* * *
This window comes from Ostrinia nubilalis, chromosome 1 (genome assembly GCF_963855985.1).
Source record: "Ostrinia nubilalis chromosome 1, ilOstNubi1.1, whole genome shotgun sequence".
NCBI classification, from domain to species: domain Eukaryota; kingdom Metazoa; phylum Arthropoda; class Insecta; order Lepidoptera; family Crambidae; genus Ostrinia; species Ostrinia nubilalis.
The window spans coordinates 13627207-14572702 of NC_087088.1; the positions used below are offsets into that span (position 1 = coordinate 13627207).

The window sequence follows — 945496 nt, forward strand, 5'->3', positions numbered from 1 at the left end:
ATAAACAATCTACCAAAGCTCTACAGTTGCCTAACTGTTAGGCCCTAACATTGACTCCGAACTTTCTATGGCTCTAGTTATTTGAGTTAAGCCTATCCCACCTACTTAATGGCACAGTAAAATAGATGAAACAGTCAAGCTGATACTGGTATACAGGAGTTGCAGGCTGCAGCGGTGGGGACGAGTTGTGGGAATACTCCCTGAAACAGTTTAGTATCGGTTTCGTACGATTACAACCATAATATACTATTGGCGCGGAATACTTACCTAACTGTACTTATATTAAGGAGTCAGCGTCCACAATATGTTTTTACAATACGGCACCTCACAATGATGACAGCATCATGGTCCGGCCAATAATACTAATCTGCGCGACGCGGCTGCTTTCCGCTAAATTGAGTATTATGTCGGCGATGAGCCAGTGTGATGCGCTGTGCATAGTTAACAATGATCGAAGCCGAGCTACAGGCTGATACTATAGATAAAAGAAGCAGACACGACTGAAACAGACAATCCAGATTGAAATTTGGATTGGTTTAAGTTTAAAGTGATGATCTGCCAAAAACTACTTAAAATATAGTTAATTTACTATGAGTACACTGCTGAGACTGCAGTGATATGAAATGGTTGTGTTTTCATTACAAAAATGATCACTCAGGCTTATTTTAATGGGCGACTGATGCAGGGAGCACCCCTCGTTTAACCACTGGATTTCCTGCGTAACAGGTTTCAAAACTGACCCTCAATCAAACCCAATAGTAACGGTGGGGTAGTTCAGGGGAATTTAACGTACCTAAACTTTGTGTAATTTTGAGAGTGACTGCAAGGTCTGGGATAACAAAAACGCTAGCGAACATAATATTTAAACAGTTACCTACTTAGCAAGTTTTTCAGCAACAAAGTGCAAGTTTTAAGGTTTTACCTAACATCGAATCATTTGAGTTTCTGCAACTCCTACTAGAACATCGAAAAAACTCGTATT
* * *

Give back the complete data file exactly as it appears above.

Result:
This window comes from Ostrinia nubilalis, chromosome 1 (genome assembly GCF_963855985.1).
Source record: "Ostrinia nubilalis chromosome 1, ilOstNubi1.1, whole genome shotgun sequence".
NCBI classification, from domain to species: domain Eukaryota; kingdom Metazoa; phylum Arthropoda; class Insecta; order Lepidoptera; family Crambidae; genus Ostrinia; species Ostrinia nubilalis.
The window spans coordinates 13627207-14572702 of NC_087088.1; the positions used below are offsets into that span (position 1 = coordinate 13627207).

The window sequence follows — 945496 nt, forward strand, 5'->3', positions numbered from 1 at the left end:
ATAAACAATCTACCAAAGCTCTACAGTTGCCTAACTGTTAGGCCCTAACATTGACTCCGAACTTTCTATGGCTCTAGTTATTTGAGTTAAGCCTATCCCACCTACTTAATGGCACAGTAAAATAGATGAAACAGTCAAGCTGATACTGGTATACAGGAGTTGCAGGCTGCAGCGGTGGGGACGAGTTGTGGGAATACTCCCTGAAACAGTTTAGTATCGGTTTCGTACGATTACAACCATAATATACTATTGGCGCGGAATACTTACCTAACTGTACTTATATTAAGGAGTCAGCGTCCACAATATGTTTTTACAATACGGCACCTCACAATGATGACAGCATCATGGTCCGGCCAATAATACTAATCTGCGCGACGCGGCTGCTTTCCGCTAAATTGAGTATTATGTCGGCGATGAGCCAGTGTGATGCGCTGTGCATAGTTAACAATGATCGAAGCCGAGCTACAGGCTGATACTATAGATAAAAGAAGCAGACACGACTGAAACAGACAATCCAGATTGAAATTTGGATTGGTTTAAGTTTAAAGTGATGATCTGCCAAAAACTACTTAAAATATAGTTAATTTACTATGAGTACACTGCTGAGACTGCAGTGATATGAAATGGTTGTGTTTTCATTACAAAAATGATCACTCAGGCTTATTTTAATGGGCGACTGATGCAGGGAGCACCCCTCGTTTAACCACTGGATTTCCTGCGTAACAGGTTTCAAAACTGACCCTCAATCAAACCCAATAGTAACGGTGGGGTAGTTCAGGGGAATTTAACGTACCTAAACTTTGTGTAATTTTGAGAGTGACTGCAAGGTCTGGGATAACAAAAACGCTAGCGAACATAATATTTAAACAGTTACCTACTTAGCAAGTTTTTCAGCAACAAAGTGCAAGTTTTAAGGTTTTACCTAACATCGAATCATTTGAGTTTCTGCAACTCCTACTAGAACATCGAAAAAACTCGTATT